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President's Message (Maile Bay)
Openness in the Courts (Jackie Parnell)
Our Comprehensive (Full) Public Funding Bill 2004 (Grace Furukawa)
Public Funding of Presidential Primary and General Election
Where Has Our Democracy Gone? (Grace Furukawa)
Ray of Sunshine (Jean Aoki)
Local League News - Honolulu
Local League News - Hawaii (Lois Cecil)
Local League News - Kauai (Carol Bain)
What is the Act 190 Task Force and Who Cares? (Jaurene Judy)
NBC to Televise Democratic Presidential Primary Debate... LWVUS

A Ray of Sunshine

A ray of sunshine peeked through an open door of the State Capitol in October when a Senate committee charged with studying Senate Rules related to decisionmaking by standing committees, and conference committee procedures related to decision-making, held hearings on the resolution. In my memory, this is an unprecedented event. The public has never been invited to comment on internal rules of the Senate or House, or on conference committee procedures.

It began with the passage of Senate Resolution 147 which set up the committee made up of the Judiciary and Hawaiian Affairs Committee (JHA) members and two members of the senate leadership, with the chair of JHA, Senator Hanabusa, as chair to do the study. This was in answer to public complaints about the decision-making process at standing committee meetings, and conference committee meetings, and concerns voiced by quite a few senators.

There was no provision for any public hearing in the resolution, so we had wondered from time to time what, if anything, was happening. When the public hearing was announced for October 20, it was "drop everything else and prepare for the hearing" time.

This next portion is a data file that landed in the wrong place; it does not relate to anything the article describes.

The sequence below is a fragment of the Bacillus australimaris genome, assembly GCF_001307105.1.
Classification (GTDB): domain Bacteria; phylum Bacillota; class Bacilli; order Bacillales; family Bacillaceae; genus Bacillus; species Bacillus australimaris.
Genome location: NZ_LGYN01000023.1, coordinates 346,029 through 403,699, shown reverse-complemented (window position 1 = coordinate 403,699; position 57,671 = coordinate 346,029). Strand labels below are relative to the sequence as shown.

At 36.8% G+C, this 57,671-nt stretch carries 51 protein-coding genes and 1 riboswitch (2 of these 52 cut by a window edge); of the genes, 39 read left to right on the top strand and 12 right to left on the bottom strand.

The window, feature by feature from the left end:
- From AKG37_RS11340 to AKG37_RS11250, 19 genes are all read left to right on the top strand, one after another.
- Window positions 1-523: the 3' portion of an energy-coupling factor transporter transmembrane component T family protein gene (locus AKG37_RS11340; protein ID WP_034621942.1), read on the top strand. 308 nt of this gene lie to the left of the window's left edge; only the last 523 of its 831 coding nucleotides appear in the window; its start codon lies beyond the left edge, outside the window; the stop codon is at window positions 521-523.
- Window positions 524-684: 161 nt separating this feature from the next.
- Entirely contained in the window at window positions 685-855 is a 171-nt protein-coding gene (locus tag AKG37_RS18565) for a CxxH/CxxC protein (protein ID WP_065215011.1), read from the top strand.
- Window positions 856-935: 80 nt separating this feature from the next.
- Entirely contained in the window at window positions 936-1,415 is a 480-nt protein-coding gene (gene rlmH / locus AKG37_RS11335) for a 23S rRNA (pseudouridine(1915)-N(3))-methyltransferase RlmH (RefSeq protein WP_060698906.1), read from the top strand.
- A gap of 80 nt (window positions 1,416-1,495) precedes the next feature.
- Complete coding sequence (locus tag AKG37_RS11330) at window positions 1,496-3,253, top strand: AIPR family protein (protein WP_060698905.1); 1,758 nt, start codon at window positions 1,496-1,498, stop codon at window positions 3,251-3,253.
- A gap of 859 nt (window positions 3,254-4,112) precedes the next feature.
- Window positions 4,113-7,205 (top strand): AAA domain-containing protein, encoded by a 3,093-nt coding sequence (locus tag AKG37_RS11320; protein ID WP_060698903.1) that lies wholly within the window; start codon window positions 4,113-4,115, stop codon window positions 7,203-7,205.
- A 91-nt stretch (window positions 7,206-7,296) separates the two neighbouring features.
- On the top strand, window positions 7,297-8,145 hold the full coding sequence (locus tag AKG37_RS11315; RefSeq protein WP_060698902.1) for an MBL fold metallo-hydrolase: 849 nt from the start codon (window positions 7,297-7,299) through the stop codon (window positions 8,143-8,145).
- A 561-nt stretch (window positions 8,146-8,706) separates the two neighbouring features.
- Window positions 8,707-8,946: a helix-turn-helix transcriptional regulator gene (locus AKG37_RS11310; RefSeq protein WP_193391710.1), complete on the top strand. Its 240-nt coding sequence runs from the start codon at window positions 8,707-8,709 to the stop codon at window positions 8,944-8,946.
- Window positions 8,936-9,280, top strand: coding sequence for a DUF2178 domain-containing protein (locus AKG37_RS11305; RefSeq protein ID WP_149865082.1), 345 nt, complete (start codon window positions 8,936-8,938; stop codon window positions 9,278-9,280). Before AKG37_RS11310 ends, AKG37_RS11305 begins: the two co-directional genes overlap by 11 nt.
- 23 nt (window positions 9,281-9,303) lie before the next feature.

Much to everyone's surprised approval, at the end of the hearing, the chair scheduled a November 24th hearing on the committee's draft report, to be followed by an open meeting for decision-making on the final report on December 15.

Those who had provided testimony at the first hearing were each sent a copy of the draft report about a week before the next hearing.

This draft report began with the purpose of the committee's study, the opinion of the Attorney General on the constitutionality of various current and alternate practices, a thorough discussion of the concerns and criticisms heard at the first hearing and throughout several sessions of the Legislature, followed by suggestions of possible alternate practices. Whether the committee will decide to make firm recommendations on each issue, as many of the testifiers urged, or merely suggest alternate practices and procedures for discussion by the entire Senate remains to be seen.

The Issues

Space allows discussion of but few of the issues raised and addressed by the committee.

1. Conference Committee chairs' veto powers. This was the issue that received the most media attention in the past few sessions. Conference committees for each house consist of managers and chairs. To pass, the proposed conference draft of a bill must receive the approval of a majority of the managers for each house and a majority of the chairs for each house. If the Senate committee has one chair and five managers, the conference draft fails to win approval if that one chair opposes the draft, even if the five managers vote to report it out of committee, and the House committee has unanimously voted for it. If the Senate committee has two chairs, the one no vote prevents it from meeting the majority vote requirement. That committee would need three chairs for two chairs to overrule the one opposing chair.

The committee provided three alternatives for discussion. We emphasized our preference for the alternative where, regardless of whether you are a chair or a manager, when it comes to voting on any bill, everyone's vote carries the same weight The vote requirement should be the majority of committee members voting on the bill. Of course, the quorum requirement remains. The Attorney General provided the opinion that the current practice is legal. We framed this as a fairness issue. We argued that just because a practice is legal does not necessarily make it fair.